Understanding Objects in the Visual World

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One way to understand the visual world is by reasoning about the objects present in it: their type, their location, their similarities, their layout etc. Despite several successes, detailed recognition remains a challenging tasks for current computer vision systems. This dissertation focuses on building systems that improve on the state-of-the-art on several fronts. On one hand, we propose better representations of visual categories that enable more accurate reasoning about their properties. To learn such representations, we employ machine learning methods that leverage the power of big-data. On the other hand, we present solutions to make current frameworks more efficient without losing on performance.

The first part of the dissertation focuses on improvements in efficiency. We first introduce a fast automated mechanism for selecting a diverse set of discriminative filters and show that one can efficiently learn a universal model of filter "goodness" based on properties of the filter itself. As an alternative to the expensive evaluation of filters, which is often the bottleneck in many techniques, our method has the potential of dramatically altering the trade-off between the accuracy of a filter based method and the cost of training. Second, we present a method for linear dimensionality reduction which we call composite discriminant factor analysis (CDF). CDF searches for a discriminative but compact feature subspace in which the classifiers can be trained, leading to an order of magnitude saving in detection time.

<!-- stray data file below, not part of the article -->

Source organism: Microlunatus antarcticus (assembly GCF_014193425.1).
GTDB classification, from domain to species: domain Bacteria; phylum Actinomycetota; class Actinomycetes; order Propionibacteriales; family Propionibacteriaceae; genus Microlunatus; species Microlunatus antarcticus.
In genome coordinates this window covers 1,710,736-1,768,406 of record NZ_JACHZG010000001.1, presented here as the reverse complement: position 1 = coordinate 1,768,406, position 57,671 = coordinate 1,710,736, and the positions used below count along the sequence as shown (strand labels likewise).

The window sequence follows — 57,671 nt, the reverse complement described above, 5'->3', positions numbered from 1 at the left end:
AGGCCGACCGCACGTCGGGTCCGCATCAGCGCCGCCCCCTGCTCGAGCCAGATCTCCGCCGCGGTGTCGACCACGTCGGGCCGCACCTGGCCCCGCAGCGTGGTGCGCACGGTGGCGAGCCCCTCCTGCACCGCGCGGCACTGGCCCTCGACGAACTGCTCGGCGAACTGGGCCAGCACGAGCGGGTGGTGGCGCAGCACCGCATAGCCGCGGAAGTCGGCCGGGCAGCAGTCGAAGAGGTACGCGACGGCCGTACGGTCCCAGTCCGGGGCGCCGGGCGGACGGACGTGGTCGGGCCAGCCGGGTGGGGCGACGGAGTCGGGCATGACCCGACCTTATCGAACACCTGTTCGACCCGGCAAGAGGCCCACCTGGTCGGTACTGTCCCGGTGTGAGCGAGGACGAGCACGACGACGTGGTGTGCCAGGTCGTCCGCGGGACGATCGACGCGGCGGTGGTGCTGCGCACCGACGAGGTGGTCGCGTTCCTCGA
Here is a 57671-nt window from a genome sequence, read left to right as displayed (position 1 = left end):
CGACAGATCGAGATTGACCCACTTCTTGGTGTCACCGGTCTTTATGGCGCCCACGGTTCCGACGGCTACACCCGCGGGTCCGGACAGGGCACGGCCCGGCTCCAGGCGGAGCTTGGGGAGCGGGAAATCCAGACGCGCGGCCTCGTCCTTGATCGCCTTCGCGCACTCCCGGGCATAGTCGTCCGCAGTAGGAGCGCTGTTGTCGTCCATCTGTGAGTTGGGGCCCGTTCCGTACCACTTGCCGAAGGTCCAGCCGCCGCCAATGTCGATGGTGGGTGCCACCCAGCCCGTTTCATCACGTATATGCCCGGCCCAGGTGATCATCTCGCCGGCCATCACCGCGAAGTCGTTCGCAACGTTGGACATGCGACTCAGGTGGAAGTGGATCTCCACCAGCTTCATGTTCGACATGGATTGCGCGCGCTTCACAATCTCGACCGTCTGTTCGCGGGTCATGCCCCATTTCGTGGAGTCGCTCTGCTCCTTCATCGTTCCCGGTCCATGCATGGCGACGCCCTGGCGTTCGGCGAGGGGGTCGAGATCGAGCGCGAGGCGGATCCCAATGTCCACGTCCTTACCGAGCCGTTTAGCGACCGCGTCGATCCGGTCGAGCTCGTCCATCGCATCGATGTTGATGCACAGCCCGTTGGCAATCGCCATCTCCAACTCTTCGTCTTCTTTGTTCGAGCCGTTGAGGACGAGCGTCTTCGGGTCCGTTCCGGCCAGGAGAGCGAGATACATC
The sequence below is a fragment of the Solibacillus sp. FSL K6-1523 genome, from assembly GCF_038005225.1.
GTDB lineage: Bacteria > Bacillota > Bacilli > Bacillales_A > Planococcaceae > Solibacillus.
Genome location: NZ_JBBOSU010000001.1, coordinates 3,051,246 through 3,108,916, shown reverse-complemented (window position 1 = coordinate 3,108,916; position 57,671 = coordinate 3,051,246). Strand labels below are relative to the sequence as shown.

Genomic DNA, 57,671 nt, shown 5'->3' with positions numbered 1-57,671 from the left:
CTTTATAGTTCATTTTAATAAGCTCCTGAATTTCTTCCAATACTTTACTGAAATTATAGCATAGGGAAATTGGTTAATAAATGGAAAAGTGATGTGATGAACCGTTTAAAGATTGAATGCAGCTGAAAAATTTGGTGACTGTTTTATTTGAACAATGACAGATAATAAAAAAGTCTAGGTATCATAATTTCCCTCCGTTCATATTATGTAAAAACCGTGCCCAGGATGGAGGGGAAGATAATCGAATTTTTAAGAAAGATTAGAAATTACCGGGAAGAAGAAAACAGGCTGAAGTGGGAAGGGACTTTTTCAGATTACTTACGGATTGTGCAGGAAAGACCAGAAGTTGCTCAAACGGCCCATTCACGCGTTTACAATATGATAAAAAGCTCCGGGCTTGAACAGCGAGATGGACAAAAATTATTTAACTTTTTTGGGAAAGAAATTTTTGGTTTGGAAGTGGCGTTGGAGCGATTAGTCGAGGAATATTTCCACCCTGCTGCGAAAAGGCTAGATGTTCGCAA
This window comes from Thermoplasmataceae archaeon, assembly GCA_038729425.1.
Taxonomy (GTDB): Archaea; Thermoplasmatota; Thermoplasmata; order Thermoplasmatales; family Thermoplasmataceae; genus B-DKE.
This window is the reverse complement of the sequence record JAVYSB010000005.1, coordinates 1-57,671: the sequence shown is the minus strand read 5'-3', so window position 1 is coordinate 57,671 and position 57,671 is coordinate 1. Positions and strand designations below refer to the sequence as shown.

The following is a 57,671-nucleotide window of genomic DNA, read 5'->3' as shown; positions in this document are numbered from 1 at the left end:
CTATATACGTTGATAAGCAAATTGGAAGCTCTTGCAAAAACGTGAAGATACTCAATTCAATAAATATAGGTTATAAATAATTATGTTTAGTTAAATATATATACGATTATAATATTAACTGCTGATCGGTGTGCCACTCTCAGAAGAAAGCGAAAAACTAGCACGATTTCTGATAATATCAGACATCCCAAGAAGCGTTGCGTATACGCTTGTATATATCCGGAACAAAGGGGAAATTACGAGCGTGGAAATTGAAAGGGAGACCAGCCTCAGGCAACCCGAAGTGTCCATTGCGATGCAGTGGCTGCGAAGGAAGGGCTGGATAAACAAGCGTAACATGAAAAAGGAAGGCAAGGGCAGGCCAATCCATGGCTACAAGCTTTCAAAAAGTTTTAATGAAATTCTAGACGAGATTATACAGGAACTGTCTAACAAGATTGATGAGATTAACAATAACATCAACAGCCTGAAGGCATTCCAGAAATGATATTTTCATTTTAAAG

In the second part, we focus on the problem of person re-identification, an important component of surveillance systems. We present a deep learning architecture that simultaneously learns features and computes their corresponding similarity metric. Given a pair of images as input, our network outputs a similarity value indicating whether the two input images depict the same person. We propose new layers which capture local relationships among mid-level features, produce a high-level summary of these relationships and spatially integrate them to give a holistic representation.

In the final part, we present a semantic object selection framework that uses natural language input to perform image editing. In the general context of interactive object segmentation, many of the methods that utilize user input (such as mouse clicks and mouse strokes) often require significant user intervention. In this work, we present a system with a far simpler input method: the user only needs to give the name of the desired object. For this problem we present a solution which borrows ideas from image retrieval, segmentation propagation, object localization and convolution neural networks.